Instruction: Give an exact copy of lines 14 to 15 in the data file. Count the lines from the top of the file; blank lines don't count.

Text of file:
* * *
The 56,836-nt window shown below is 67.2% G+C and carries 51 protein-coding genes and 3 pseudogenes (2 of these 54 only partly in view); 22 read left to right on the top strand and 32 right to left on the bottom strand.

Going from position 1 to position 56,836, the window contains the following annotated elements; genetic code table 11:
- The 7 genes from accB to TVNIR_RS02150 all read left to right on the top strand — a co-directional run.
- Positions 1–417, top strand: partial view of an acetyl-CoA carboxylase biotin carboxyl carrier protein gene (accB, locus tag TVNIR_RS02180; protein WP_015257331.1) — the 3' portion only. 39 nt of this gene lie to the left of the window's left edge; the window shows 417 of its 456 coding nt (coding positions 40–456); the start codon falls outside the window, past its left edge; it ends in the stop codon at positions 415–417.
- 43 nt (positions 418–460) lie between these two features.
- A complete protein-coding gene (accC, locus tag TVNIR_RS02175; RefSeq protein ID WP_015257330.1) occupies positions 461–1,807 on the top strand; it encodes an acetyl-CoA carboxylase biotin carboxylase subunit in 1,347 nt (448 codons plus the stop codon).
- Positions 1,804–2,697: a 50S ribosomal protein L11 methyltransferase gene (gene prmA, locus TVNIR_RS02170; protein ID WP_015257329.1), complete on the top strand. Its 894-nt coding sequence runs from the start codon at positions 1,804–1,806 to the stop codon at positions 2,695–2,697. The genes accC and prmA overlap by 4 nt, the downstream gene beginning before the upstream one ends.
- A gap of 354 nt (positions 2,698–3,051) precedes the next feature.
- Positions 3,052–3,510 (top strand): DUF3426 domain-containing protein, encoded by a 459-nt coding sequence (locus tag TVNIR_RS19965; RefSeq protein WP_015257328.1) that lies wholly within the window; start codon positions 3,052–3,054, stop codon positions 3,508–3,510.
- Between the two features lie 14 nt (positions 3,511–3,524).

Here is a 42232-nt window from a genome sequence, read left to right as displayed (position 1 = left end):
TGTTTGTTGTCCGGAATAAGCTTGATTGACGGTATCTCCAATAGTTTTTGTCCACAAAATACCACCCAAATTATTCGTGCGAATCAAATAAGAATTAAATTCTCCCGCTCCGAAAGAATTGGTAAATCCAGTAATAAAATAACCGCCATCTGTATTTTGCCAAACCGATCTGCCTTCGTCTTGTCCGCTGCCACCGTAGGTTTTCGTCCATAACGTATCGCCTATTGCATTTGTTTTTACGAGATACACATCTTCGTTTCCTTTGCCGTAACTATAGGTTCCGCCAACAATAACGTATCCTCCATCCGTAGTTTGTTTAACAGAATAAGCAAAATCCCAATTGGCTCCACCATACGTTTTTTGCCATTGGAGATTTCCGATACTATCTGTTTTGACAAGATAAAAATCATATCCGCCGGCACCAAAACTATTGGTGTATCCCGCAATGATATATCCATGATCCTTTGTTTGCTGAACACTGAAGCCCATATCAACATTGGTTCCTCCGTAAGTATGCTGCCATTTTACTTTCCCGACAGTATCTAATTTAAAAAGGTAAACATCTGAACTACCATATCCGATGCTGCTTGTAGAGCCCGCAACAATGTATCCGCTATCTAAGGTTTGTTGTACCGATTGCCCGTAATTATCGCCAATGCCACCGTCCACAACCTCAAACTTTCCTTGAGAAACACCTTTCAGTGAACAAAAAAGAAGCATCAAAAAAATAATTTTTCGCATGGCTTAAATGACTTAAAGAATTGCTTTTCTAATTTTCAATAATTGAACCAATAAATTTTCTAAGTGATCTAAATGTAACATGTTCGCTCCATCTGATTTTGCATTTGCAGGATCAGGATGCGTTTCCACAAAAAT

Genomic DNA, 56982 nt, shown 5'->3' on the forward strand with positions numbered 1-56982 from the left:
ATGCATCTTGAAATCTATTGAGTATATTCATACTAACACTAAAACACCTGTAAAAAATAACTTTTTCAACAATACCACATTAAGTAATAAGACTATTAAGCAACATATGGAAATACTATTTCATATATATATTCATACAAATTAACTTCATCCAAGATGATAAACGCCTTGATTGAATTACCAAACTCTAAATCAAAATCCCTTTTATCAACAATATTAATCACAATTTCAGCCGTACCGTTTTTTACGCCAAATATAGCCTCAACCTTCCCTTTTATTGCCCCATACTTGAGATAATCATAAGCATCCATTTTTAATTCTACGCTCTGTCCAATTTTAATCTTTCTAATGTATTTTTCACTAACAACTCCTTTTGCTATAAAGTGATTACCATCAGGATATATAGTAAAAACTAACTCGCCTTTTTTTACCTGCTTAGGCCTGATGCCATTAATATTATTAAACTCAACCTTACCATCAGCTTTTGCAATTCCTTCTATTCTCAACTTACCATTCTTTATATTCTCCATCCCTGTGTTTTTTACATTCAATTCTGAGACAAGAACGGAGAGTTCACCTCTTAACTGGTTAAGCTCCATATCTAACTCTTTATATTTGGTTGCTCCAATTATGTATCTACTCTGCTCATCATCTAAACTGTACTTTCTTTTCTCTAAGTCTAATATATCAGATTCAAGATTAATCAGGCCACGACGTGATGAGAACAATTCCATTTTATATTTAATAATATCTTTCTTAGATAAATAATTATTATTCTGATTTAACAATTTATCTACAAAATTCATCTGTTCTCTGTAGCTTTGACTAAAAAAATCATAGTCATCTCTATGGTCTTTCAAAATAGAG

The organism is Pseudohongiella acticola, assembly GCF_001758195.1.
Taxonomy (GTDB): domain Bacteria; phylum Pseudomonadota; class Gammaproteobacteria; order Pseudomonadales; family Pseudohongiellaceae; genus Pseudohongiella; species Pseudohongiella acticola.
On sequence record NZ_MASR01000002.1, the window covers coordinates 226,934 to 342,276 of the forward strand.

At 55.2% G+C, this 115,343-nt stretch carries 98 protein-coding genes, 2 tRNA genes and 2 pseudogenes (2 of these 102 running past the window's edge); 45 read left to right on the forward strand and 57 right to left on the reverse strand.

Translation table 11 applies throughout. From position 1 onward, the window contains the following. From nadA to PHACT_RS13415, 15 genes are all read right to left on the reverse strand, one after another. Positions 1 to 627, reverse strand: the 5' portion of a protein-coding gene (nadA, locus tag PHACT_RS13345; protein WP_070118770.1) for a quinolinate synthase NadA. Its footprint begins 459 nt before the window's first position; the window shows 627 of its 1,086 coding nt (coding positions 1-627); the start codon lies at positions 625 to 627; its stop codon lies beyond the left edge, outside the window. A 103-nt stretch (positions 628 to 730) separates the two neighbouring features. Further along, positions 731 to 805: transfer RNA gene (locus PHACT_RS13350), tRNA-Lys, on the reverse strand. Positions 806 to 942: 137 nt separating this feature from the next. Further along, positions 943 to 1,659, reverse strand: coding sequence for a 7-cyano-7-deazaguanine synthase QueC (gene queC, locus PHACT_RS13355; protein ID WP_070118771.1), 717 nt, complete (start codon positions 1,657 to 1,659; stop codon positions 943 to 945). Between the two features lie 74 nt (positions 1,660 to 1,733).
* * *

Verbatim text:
ATGCATCTTGAAATCTATTGAGTATATTCATACTAACACTAAAACACCTGTAAAAAATAACTTTTTCAACAATACCACATTAAGTAATAAGACTATTAAGCAACATATGGAAATACTATTTCATATATATATTCATACAAATTAACTTCATCCAAGATGATAAACGCCTTGATTGAATTACCAAACTCTAAATCAAAATCCCTTTTATCAACAATATTAATCACAATTTCAGCCGTACCGTTTTTTACGCCAAATATAGCCTCAACCTTCCCTTTTATTGCCCCATACTTGAGATAATCATAAGCATCCATTTTTAATTCTACGCTCTGTCCAATTTTAATCTTTCTAATGTATTTTTCACTAACAACTCCTTTTGCTATAAAGTGATTACCATCAGGATATATAGTAAAAACTAACTCGCCTTTTTTTACCTGCTTAGGCCTGATGCCATTAATATTATTAAACTCAACCTTACCATCAGCTTTTGCAATTCCTTCTATTCTCAACTTACCATTCTTTATATTCTCCATCCCTGTGTTTTTTACATTCAATTCTGAGACAAGAACGGAGAGTTCACCTCTTAACTGGTTAAGCTCCATATCTAACTCTTTATATTTGGTTGCTCCAATTATGTATCTACTCTGCTCATCATCTAAACTGTACTTTCTTTTCTCTAAGTCTAATATATCAGATTCAAGATTAATCAGGCCACGACGTGATGAGAACAATTCCATTTTATATTTAATAATATCTTTCTTAGATAAATAATTATTATTCTGATTTAACAATTTATCTACAAAATTCATCTGTTCTCTGTAGCTTTGACTAAAAAAATCATAGTCATCTCTATGGTCTTTCAAAATAGAG

The organism is Pseudohongiella acticola, assembly GCF_001758195.1.